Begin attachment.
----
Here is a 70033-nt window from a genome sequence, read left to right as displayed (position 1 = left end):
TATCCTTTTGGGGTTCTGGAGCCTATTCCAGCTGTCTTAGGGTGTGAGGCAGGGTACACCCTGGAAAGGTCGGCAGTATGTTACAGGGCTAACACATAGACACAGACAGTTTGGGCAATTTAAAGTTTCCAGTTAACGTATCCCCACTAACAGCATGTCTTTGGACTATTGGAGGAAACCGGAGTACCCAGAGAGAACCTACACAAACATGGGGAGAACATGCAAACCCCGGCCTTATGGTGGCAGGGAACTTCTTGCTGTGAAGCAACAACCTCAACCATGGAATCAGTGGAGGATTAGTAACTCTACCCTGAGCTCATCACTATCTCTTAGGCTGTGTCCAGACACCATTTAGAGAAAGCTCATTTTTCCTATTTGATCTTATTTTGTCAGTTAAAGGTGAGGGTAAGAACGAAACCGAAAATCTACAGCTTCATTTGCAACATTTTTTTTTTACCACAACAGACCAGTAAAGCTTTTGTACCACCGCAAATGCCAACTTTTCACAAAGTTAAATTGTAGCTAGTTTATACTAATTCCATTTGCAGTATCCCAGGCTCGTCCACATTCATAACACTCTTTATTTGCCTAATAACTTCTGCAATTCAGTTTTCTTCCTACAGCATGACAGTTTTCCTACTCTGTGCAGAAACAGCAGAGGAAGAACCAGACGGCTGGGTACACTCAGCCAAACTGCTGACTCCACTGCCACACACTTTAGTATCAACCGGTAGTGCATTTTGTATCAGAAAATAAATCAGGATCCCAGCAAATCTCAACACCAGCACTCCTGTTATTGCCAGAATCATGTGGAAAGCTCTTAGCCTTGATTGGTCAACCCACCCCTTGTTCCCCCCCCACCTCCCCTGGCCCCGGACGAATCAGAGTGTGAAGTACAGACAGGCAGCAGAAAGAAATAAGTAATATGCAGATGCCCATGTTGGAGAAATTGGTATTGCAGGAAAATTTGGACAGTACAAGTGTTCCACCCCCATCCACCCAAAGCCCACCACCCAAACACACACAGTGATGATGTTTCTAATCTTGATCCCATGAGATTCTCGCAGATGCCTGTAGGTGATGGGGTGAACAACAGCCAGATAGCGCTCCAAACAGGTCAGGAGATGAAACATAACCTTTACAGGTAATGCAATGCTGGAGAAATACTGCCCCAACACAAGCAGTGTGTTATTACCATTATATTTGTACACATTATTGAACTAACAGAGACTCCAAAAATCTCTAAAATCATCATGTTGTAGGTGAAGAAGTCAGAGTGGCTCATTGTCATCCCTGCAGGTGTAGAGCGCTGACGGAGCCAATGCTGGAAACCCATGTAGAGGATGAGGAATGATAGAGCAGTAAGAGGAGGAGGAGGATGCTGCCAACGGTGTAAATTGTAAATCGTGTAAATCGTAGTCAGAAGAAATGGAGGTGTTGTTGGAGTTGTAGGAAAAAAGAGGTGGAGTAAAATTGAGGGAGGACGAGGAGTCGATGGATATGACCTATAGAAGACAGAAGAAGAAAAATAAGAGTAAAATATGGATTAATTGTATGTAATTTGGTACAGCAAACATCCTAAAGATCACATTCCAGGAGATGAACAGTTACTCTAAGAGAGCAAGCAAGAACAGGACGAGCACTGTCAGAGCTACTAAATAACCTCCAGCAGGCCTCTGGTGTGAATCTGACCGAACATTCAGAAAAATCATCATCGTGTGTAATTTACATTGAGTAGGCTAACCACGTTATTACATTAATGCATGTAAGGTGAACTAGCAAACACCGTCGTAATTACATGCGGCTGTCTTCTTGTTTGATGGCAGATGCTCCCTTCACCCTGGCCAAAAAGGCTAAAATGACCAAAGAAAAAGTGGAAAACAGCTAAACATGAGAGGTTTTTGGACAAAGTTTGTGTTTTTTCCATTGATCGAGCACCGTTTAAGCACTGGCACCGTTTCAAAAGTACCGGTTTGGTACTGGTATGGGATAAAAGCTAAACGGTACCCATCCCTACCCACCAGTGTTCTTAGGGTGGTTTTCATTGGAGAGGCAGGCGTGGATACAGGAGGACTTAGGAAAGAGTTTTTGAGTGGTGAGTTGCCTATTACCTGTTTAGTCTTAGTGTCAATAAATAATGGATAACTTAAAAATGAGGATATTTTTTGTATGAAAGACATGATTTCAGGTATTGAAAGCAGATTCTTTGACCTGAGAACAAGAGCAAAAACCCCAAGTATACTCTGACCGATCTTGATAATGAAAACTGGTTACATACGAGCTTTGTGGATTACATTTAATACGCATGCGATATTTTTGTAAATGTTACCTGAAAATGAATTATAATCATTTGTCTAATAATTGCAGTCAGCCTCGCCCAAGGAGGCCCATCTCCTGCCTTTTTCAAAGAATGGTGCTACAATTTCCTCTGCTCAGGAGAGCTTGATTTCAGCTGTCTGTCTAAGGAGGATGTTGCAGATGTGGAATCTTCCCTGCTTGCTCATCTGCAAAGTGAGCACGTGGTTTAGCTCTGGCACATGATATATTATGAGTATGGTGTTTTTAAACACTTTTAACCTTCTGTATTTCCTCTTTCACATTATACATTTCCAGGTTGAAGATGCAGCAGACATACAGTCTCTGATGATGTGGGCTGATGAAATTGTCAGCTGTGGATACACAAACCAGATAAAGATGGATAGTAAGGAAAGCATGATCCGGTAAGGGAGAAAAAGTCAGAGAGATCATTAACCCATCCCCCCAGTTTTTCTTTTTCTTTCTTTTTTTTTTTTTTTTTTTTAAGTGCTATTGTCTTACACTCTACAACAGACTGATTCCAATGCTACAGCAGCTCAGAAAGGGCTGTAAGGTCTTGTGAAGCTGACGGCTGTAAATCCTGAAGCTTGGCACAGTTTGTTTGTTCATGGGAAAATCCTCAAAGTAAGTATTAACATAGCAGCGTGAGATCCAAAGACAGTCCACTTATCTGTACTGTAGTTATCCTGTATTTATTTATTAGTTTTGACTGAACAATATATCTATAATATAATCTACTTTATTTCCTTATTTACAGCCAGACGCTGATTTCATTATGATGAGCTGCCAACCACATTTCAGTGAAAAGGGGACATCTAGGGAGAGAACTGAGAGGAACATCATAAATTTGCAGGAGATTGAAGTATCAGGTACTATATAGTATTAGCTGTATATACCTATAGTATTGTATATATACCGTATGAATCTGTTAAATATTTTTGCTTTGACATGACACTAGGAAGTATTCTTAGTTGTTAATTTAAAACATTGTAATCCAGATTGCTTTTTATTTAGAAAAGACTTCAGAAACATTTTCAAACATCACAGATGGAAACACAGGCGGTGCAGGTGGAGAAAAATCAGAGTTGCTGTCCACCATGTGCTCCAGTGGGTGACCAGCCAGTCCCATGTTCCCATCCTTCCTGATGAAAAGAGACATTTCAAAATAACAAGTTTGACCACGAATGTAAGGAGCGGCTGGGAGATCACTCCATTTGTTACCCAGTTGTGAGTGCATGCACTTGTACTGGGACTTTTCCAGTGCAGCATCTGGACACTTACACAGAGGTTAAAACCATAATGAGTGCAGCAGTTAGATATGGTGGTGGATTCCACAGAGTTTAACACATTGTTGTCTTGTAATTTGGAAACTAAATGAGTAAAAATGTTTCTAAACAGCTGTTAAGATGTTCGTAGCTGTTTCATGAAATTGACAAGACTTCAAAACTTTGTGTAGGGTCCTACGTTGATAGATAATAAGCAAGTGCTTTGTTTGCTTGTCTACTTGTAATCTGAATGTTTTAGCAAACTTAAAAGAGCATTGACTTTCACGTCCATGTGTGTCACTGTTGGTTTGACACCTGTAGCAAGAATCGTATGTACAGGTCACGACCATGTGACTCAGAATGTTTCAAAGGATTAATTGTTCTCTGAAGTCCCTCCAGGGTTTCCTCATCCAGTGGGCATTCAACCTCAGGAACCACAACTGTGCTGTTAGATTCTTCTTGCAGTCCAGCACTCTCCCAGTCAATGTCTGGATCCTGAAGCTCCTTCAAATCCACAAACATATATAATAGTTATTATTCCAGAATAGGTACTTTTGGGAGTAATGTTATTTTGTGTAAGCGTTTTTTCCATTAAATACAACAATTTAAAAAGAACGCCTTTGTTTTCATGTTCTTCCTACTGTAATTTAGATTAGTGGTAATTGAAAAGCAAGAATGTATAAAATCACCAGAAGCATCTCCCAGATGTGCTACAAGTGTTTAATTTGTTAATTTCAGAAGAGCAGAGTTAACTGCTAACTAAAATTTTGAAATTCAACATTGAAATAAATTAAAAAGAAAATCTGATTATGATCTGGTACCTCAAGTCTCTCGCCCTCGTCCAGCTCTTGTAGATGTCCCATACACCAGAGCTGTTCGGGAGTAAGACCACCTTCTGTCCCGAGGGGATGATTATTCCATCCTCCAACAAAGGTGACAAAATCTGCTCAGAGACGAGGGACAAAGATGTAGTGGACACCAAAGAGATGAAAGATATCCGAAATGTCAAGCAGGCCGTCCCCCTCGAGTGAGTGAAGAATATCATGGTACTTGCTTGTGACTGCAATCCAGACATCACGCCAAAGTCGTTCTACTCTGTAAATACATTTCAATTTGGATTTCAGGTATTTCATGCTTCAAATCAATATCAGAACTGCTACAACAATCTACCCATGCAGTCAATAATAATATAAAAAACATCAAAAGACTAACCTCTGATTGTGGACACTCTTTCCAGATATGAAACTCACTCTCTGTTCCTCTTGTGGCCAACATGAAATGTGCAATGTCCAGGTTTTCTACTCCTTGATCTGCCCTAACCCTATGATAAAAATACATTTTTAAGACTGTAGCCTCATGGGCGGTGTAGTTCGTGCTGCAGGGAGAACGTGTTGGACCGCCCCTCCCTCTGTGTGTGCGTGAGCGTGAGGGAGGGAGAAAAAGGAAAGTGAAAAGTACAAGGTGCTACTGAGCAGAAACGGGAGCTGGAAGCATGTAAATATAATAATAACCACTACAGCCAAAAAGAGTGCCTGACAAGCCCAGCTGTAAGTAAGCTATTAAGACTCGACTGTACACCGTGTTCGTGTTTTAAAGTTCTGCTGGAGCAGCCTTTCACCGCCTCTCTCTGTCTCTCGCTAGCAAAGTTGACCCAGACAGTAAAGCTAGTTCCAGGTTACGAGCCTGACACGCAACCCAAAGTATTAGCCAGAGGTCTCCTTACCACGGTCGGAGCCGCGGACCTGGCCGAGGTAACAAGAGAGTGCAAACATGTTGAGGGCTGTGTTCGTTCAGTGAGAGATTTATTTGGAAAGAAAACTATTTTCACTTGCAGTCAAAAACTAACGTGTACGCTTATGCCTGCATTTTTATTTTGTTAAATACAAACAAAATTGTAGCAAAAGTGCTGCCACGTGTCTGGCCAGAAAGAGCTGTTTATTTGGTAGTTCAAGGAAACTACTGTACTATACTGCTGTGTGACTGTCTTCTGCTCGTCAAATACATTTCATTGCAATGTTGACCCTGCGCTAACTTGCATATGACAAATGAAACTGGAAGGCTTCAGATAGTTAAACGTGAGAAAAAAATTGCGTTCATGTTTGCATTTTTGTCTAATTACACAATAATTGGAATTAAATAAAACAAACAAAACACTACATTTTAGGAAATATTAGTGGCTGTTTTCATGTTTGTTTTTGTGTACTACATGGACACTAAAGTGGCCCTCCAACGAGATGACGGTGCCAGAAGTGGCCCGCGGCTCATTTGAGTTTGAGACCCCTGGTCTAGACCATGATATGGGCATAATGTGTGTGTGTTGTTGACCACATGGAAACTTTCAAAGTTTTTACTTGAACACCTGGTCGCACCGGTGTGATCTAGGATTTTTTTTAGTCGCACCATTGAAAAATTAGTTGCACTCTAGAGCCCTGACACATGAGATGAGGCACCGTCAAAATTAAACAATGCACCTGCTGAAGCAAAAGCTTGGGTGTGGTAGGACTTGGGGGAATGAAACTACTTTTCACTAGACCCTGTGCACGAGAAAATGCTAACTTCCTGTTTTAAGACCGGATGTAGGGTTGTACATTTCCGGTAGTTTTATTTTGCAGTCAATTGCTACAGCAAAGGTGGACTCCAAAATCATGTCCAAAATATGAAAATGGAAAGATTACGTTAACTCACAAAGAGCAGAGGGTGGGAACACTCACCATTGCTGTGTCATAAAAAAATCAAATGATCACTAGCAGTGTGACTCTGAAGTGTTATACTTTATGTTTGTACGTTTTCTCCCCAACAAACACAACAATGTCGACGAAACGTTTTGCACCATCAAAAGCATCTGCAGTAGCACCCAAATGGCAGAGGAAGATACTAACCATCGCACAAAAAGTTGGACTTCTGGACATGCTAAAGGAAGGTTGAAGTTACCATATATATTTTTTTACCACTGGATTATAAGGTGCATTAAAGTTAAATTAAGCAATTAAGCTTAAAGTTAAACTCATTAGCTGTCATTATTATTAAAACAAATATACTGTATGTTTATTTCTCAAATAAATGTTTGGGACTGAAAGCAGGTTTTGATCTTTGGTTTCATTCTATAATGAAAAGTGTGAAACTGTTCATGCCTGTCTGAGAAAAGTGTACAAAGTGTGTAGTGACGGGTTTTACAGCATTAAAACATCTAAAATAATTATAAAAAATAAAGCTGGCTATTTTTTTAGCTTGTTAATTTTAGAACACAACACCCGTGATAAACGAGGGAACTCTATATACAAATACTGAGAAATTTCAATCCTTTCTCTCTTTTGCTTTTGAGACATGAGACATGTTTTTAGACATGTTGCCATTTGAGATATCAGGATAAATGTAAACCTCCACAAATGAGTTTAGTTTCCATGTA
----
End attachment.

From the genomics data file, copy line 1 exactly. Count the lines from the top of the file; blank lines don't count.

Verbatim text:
Here is a 70033-nt window from a genome sequence, read left to right as displayed (position 1 = left end):